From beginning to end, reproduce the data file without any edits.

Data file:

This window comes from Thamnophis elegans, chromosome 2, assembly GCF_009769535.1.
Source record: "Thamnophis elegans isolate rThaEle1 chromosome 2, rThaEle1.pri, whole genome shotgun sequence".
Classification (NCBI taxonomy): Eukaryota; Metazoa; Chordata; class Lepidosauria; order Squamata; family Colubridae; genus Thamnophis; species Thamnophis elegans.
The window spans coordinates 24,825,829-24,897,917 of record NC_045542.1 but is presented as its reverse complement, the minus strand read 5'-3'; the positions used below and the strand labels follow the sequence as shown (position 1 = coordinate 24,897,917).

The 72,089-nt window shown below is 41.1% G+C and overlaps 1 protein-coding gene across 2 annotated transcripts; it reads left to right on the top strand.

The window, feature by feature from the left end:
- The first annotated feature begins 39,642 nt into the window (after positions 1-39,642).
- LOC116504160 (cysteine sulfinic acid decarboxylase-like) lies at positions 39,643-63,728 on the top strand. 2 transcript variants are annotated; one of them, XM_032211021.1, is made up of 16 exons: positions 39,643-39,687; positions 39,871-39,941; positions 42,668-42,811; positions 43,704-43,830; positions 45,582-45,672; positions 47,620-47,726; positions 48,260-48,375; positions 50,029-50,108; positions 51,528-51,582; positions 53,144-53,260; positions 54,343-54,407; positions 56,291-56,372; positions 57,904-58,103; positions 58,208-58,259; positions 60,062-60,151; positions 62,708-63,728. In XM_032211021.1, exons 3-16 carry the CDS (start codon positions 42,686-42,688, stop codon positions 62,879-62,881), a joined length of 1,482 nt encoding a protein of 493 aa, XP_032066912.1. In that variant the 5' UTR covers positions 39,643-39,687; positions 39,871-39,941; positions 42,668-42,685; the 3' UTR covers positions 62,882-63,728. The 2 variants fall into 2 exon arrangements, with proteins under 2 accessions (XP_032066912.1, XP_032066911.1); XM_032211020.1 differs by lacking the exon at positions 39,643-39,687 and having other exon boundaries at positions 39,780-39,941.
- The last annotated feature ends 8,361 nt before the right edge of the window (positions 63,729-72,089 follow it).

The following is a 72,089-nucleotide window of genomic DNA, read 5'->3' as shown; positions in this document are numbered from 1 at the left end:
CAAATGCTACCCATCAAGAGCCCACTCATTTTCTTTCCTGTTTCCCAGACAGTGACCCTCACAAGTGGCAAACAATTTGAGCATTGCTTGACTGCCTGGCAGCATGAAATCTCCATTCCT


This window comes from Thamnophis elegans, chromosome 2, assembly GCF_009769535.1.
Source record: "Thamnophis elegans isolate rThaEle1 chromosome 2, rThaEle1.pri, whole genome shotgun sequence".
Classification (NCBI taxonomy): Eukaryota; Metazoa; Chordata; class Lepidosauria; order Squamata; family Colubridae; genus Thamnophis; species Thamnophis elegans.
The window spans coordinates 24,825,829-24,897,917 of record NC_045542.1 but is presented as its reverse complement, the minus strand read 5'-3'; the positions used below and the strand labels follow the sequence as shown (position 1 = coordinate 24,897,917).

The 72,089-nt window shown below is 41.1% G+C and overlaps 1 protein-coding gene across 2 annotated transcripts; it reads left to right on the top strand.

The window, feature by feature from the left end:
- The first annotated feature begins 39,642 nt into the window (after positions 1-39,642).
- LOC116504160 (cysteine sulfinic acid decarboxylase-like) lies at positions 39,643-63,728 on the top strand. 2 transcript variants are annotated; one of them, XM_032211021.1, is made up of 16 exons: positions 39,643-39,687; positions 39,871-39,941; positions 42,668-42,811; positions 43,704-43,830; positions 45,582-45,672; positions 47,620-47,726; positions 48,260-48,375; positions 50,029-50,108; positions 51,528-51,582; positions 53,144-53,260; positions 54,343-54,407; positions 56,291-56,372; positions 57,904-58,103; positions 58,208-58,259; positions 60,062-60,151; positions 62,708-63,728. In XM_032211021.1, exons 3-16 carry the CDS (start codon positions 42,686-42,688, stop codon positions 62,879-62,881), a joined length of 1,482 nt encoding a protein of 493 aa, XP_032066912.1. In that variant the 5' UTR covers positions 39,643-39,687; positions 39,871-39,941; positions 42,668-42,685; the 3' UTR covers positions 62,882-63,728. The 2 variants fall into 2 exon arrangements, with proteins under 2 accessions (XP_032066912.1, XP_032066911.1); XM_032211020.1 differs by lacking the exon at positions 39,643-39,687 and having other exon boundaries at positions 39,780-39,941.
- The last annotated feature ends 8,361 nt before the right edge of the window (positions 63,729-72,089 follow it).

The following is a 72,089-nucleotide window of genomic DNA, read 5'->3' as shown; positions in this document are numbered from 1 at the left end:
CAAATGCTACCCATCAAGAGCCCACTCATTTTCTTTCCTGTTTCCCAGACAGTGACCCTCACAAGTGGCAAACAATTTGAGCATTGCTTGACTGCCTGGCAGCATGAAATCTCCATTCCT